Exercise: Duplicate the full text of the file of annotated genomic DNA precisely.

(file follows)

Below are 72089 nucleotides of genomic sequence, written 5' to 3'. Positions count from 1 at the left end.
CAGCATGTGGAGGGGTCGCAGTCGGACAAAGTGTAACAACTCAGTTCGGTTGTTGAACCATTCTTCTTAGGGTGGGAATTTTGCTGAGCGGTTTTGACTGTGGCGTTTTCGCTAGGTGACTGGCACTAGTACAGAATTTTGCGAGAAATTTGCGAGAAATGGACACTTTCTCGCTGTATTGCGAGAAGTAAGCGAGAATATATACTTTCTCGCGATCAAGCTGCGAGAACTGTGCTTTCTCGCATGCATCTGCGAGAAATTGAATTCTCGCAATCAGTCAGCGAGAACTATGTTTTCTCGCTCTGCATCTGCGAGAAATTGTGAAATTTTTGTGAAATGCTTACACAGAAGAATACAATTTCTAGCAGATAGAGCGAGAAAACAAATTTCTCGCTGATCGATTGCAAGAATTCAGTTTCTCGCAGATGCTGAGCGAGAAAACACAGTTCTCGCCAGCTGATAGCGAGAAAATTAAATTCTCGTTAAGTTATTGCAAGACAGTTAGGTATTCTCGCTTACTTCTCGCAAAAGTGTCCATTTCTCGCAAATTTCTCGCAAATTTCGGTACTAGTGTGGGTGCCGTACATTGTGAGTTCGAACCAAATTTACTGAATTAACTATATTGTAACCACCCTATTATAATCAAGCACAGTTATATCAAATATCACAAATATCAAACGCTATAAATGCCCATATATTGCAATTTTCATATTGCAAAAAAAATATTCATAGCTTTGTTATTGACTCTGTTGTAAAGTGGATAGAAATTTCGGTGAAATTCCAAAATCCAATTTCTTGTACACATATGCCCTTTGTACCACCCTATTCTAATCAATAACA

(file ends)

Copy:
Below are 72089 nucleotides of genomic sequence, written 5' to 3'. Positions count from 1 at the left end.
CAGCATGTGGAGGGGTCGCAGTCGGACAAAGTGTAACAACTCAGTTCGGTTGTTGAACCATTCTTCTTAGGGTGGGAATTTTGCTGAGCGGTTTTGACTGTGGCGTTTTCGCTAGGTGACTGGCACTAGTACAGAATTTTGCGAGAAATTTGCGAGAAATGGACACTTTCTCGCTGTATTGCGAGAAGTAAGCGAGAATATATACTTTCTCGCGATCAAGCTGCGAGAACTGTGCTTTCTCGCATGCATCTGCGAGAAATTGAATTCTCGCAATCAGTCAGCGAGAACTATGTTTTCTCGCTCTGCATCTGCGAGAAATTGTGAAATTTTTGTGAAATGCTTACACAGAAGAATACAATTTCTAGCAGATAGAGCGAGAAAACAAATTTCTCGCTGATCGATTGCAAGAATTCAGTTTCTCGCAGATGCTGAGCGAGAAAACACAGTTCTCGCCAGCTGATAGCGAGAAAATTAAATTCTCGTTAAGTTATTGCAAGACAGTTAGGTATTCTCGCTTACTTCTCGCAAAAGTGTCCATTTCTCGCAAATTTCTCGCAAATTTCGGTACTAGTGTGGGTGCCGTACATTGTGAGTTCGAACCAAATTTACTGAATTAACTATATTGTAACCACCCTATTATAATCAAGCACAGTTATATCAAATATCACAAATATCAAACGCTATAAATGCCCATATATTGCAATTTTCATATTGCAAAAAAAATATTCATAGCTTTGTTATTGACTCTGTTGTAAAGTGGATAGAAATTTCGGTGAAATTCCAAAATCCAATTTCTTGTACACATATGCCCTTTGTACCACCCTATTCTAATCAATAACA